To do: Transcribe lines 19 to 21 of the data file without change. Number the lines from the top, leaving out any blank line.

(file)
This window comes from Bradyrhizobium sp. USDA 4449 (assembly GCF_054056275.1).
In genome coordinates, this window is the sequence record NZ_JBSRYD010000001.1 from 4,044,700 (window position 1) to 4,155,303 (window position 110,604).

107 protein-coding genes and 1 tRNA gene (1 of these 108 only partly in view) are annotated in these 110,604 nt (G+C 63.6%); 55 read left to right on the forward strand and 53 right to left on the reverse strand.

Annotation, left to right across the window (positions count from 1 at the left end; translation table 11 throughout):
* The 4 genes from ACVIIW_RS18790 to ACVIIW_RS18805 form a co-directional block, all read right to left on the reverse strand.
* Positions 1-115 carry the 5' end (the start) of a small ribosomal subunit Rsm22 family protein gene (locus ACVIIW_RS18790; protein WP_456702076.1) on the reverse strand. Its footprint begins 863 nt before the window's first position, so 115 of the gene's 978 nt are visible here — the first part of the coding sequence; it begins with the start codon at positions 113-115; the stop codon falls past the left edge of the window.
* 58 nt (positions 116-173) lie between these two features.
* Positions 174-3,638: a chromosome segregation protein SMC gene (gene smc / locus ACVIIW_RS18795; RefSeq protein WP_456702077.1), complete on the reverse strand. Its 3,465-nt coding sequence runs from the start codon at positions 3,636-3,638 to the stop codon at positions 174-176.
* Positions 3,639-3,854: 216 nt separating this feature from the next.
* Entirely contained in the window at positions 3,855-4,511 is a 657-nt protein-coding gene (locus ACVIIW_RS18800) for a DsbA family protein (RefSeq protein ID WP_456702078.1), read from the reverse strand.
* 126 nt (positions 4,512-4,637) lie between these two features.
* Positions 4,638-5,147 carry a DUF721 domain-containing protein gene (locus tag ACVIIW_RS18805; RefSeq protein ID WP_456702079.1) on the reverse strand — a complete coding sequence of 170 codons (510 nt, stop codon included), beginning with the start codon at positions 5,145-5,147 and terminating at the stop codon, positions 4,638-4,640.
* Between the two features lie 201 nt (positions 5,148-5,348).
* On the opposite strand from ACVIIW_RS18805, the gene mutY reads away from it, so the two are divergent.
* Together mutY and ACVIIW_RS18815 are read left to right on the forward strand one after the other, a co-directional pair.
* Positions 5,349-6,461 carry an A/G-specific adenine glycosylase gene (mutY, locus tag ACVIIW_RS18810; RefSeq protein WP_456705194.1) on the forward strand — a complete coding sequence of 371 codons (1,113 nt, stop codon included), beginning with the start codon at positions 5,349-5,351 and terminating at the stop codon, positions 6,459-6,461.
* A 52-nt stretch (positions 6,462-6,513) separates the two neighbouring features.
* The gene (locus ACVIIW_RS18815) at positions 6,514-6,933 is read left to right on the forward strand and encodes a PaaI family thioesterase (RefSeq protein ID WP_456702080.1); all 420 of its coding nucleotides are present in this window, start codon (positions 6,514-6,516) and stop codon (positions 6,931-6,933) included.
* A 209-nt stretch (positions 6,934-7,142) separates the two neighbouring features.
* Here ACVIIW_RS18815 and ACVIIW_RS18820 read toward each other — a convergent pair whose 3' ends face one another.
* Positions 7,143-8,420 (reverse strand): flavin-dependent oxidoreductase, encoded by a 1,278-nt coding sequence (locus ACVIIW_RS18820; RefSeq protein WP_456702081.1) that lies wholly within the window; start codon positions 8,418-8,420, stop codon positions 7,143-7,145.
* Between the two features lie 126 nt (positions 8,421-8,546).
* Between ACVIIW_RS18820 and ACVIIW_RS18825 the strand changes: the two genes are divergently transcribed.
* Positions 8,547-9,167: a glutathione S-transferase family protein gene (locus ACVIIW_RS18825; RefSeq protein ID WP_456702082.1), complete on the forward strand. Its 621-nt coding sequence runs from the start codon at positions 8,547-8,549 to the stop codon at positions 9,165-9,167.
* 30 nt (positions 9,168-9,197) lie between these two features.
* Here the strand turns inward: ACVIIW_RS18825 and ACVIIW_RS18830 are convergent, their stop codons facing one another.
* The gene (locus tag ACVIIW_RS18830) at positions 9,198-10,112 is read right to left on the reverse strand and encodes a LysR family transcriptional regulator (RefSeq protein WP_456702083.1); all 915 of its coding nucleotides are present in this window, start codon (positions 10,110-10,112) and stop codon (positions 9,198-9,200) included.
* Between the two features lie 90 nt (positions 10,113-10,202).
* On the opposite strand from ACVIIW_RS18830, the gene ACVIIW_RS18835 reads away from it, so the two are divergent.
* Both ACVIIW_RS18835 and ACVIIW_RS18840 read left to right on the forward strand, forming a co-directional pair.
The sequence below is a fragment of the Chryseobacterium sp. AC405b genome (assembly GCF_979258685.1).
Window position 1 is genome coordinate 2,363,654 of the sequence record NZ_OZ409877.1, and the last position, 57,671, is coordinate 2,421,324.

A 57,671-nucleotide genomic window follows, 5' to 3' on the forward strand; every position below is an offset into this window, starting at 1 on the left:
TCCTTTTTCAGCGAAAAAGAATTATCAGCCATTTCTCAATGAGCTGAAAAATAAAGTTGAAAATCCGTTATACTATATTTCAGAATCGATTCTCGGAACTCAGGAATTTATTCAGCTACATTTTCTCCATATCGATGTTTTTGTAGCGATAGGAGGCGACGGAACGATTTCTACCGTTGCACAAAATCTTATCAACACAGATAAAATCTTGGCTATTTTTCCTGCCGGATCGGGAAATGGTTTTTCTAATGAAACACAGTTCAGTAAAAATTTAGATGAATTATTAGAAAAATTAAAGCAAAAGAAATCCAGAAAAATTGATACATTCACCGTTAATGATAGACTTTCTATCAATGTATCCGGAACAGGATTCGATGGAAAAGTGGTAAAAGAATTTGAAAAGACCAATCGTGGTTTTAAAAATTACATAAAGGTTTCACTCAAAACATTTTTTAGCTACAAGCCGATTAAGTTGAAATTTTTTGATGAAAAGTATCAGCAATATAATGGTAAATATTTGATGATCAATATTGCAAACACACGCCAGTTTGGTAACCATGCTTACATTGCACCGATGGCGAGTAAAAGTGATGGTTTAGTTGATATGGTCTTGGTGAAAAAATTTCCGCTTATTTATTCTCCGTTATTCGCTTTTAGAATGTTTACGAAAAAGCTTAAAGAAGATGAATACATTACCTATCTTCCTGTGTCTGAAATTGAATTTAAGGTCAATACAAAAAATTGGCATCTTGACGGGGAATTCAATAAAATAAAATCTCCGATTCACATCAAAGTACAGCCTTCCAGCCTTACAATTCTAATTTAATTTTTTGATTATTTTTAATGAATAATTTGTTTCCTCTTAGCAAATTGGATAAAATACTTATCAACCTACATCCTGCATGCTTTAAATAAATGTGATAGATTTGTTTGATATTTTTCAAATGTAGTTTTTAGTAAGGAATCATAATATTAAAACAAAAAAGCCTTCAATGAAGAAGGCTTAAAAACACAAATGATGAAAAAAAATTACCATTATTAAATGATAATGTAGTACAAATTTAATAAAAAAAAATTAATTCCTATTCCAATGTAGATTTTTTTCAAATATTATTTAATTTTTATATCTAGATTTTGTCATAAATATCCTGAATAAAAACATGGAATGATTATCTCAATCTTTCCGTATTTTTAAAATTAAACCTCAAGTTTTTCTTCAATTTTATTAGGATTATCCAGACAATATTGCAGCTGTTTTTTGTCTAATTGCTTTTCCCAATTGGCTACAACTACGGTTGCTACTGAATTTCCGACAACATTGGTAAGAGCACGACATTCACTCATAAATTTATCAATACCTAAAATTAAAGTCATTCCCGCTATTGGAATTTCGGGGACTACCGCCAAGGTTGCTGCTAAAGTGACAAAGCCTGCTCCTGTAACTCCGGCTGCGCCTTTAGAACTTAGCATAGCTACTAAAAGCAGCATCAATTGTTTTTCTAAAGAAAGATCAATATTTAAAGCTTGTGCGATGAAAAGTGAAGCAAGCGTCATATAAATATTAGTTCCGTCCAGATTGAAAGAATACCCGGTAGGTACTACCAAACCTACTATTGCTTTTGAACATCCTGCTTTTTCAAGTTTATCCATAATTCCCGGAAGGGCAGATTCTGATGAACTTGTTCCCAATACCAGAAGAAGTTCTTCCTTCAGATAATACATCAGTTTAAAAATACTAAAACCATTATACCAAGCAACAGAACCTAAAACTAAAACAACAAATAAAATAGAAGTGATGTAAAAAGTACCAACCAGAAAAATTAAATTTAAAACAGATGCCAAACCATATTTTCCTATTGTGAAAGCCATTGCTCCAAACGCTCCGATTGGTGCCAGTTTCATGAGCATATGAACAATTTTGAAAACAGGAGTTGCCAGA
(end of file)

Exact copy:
* A 209-nt stretch (positions 6,934-7,142) separates the two neighbouring features.
* Here ACVIIW_RS18815 and ACVIIW_RS18820 read toward each other — a convergent pair whose 3' ends face one another.
* Positions 7,143-8,420 (reverse strand): flavin-dependent oxidoreductase, encoded by a 1,278-nt coding sequence (locus ACVIIW_RS18820; RefSeq protein WP_456702081.1) that lies wholly within the window; start codon positions 8,418-8,420, stop codon positions 7,143-7,145.